Last year, the Advertising Standards Authority banned the use of misleading social media filters in cosmetics adverts. The ASA’s concern was that the subtlety of some filters may exaggerate the efficacy of a product, as consumers may not be able to identify the use of digital enhancements. Another ethical concern surrounding filters is the potentially detrimental psychological impact upon users, particularly in young women.
Despite this, ‘beautifying’ facial filters remain incredibly popular, and the filters themselves more sophisticated. The real-time edits have become almost undetectable, and so convincing that you would believe that is what the user actually looks like, had you not known them before.
The pursuit of artificial self-enhancement is not a modern phenomenon. Before the age of photography, high-profile figures cultivated their image through paintings. We only have to look to Anne of Cleves, (perhaps unfairly) condemned as the original catfish after Henry VIII despaired that she looked nothing like her portrait. At the same time, Holy Roman Empire Charles V seemed to rely upon some artful trickery to hide his distinctive ‘Habsburg Jaw’. Prior to the invention of Photoshop, Victorians manually retouched photographs by scraping the image or using paint to give the illusion of a smaller waist or perfect skin. Social media users are simply exposed to this phenomenon more frequently. Applying a ready-made filter requires no time or skill, and the algorithm often bombards us with hundreds or even thousands of augmented photos and videos a day.
While some filters are used for humorous effect, with wildly exaggerated features, the ones in question are those that apply subtle changes to the user’s face. The most common of which (enlarged eyes, shrunken nose, inflated lips, chiselled cheekbones and softened skin) are a problem in itself. Worryingly, the emergence of body filters has further blurred the lines between reality and fantasy. It was previously thought that a video could not be ‘faked’, but glitches in the recordings reveal the ability of filters to shrink one’s waist. If the highest-paid supermodels are accused of distorting their bodies, beauty standards have clearly gone too far.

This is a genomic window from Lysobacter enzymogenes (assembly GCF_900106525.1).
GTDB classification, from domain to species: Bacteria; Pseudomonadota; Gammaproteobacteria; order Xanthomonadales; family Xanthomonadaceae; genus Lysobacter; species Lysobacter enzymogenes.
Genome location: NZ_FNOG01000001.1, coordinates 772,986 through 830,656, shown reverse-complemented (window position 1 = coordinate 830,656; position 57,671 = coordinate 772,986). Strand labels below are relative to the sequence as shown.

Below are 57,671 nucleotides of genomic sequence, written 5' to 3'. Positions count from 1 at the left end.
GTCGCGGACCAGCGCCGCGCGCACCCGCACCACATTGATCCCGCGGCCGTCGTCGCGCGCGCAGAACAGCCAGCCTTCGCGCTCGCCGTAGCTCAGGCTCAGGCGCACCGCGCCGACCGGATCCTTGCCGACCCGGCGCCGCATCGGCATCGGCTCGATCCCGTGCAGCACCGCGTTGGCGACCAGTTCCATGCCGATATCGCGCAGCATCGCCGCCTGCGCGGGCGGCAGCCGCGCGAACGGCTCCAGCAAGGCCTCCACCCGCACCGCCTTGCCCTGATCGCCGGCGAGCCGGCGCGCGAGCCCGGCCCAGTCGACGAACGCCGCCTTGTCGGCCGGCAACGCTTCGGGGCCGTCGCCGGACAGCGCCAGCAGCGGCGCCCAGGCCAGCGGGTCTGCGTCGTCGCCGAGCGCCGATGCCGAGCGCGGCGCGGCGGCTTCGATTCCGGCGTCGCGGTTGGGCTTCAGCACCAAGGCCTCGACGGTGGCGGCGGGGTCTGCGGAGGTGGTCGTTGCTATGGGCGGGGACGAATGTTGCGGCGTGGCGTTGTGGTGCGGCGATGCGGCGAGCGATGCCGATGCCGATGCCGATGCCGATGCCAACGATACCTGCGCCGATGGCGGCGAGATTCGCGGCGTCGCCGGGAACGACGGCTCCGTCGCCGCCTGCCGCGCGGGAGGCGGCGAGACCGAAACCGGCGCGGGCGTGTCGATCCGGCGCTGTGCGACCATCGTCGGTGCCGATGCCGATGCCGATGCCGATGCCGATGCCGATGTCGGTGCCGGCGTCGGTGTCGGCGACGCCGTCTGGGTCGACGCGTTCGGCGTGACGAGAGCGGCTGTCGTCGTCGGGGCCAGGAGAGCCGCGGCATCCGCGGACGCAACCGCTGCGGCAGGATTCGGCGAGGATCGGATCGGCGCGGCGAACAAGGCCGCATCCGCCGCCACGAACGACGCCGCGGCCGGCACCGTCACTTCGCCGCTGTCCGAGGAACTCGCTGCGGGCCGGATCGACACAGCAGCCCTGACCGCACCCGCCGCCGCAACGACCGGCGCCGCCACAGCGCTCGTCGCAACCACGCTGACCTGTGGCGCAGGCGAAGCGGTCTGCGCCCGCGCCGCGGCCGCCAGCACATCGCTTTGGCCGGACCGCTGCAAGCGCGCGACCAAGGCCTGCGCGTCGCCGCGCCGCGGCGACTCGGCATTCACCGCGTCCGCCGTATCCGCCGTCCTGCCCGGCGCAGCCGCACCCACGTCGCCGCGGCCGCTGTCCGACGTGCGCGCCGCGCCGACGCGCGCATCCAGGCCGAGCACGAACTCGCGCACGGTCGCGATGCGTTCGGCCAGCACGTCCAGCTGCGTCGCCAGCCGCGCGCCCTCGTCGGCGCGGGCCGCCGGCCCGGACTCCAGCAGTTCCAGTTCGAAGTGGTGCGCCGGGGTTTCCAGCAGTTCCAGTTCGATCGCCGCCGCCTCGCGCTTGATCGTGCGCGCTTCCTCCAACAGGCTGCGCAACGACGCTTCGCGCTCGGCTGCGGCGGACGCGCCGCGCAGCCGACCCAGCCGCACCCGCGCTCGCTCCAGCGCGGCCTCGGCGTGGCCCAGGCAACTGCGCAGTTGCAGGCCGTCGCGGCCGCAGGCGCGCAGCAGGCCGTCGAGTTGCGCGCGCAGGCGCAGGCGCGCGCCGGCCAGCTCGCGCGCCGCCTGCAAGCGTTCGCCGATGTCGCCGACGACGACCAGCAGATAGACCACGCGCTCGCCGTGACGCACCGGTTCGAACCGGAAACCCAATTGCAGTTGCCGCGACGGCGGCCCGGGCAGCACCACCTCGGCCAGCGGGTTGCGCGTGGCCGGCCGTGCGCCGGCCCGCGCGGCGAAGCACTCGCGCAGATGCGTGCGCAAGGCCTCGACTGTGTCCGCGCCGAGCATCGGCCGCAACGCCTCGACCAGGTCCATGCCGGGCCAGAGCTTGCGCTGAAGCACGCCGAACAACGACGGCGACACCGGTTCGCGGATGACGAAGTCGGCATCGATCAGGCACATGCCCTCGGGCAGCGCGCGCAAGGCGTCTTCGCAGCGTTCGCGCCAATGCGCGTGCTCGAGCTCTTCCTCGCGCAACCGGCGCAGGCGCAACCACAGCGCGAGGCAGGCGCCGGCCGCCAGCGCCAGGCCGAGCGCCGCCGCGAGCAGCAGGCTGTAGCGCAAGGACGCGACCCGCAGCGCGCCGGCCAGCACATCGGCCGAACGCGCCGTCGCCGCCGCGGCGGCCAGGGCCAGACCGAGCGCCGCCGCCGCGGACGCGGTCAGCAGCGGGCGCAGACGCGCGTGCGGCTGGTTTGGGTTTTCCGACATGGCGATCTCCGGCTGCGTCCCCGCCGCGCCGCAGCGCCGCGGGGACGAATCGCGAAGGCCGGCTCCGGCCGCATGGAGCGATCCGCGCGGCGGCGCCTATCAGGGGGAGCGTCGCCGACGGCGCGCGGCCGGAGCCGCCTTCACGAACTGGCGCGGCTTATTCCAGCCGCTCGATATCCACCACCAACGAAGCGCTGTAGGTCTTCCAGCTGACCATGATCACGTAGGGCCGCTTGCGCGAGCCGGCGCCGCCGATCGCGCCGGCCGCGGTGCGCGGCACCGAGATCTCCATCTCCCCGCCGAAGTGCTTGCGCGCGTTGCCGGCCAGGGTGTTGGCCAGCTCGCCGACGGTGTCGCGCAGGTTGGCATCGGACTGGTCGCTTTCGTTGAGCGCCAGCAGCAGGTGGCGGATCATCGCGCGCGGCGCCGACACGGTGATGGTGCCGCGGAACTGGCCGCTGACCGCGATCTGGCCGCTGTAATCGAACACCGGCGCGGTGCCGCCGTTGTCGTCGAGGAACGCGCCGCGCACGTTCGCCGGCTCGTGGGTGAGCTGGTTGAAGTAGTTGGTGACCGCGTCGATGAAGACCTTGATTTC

Instagram automatically signals which filter is used above the image, however, it is believed that some users bypass this by simply saving and re-uploading the edited material. Users with a high following, like Kylie Jenner, have been accused of doing so, giving a false impression that they don’t use beautifying filters.
On one hand, filters may be regarded as simply a form of self-expression. Fans of filters will often defend their usage, comparing them to makeup. I admit, I know my angles and will opt for flattering lighting in a photograph. However, no amount of posing will change my bone structure or eye size. Studies have linked Instagram and Snapchat filters to body dysmorphia in young women, as our perceptions of self are warped. We compare ourselves to perfected versions of others that don’t exist, and to distorted images of ourselves.
The term ‘Snapchat dysmorphia’, coined in 2018, refers to the trend of clients showing aestheticians and plastic surgeons filtered selfies and requesting cosmetic enhancements to allow their real face to resemble the photos. Previously, you may have had to attend a surgeon’s consultation to receive a mock-up image of what you would look like with a smaller nose or plumper lips. Now, you can access an augmented version of yourself at the click of a button. The beauty industry often capitalises on our insecurities to sell us their products and procedures, and now filters are doing the work for them. Some may argue that the increased use of plastic surgery is not inherently a bad thing, and Isabel Hylton addresses the nuance of the debate here.
It is not unusual to encounter a TikTok product ‘review’ in which a smoothing filter is applied in the ‘after’ shot, though these overlays are becoming more and more undetectable. This, combined with the issue that many of these unbiased reviews are seemingly undisclosed paid promotions, is a deceptive form of advertisement. Increasingly, consumers have to wade through a plethora of misleading marketing content in order to make a truly informed purchase.
Would you take critique on your appearance from someone who has never even seen your face before? The creators of these filters have no idea what you look like, yet we embed so much of self-worth in these computer-generated images. There are steps we can take to avoid filters: remove them from your camera suggestions, unfollow accounts that make you doubt your self-worth and avoid the ‘explore’ page. It’s time we gave filters a little less power.
Megan is an editor and content creator with a love for beauty, fitness, reading and cooking.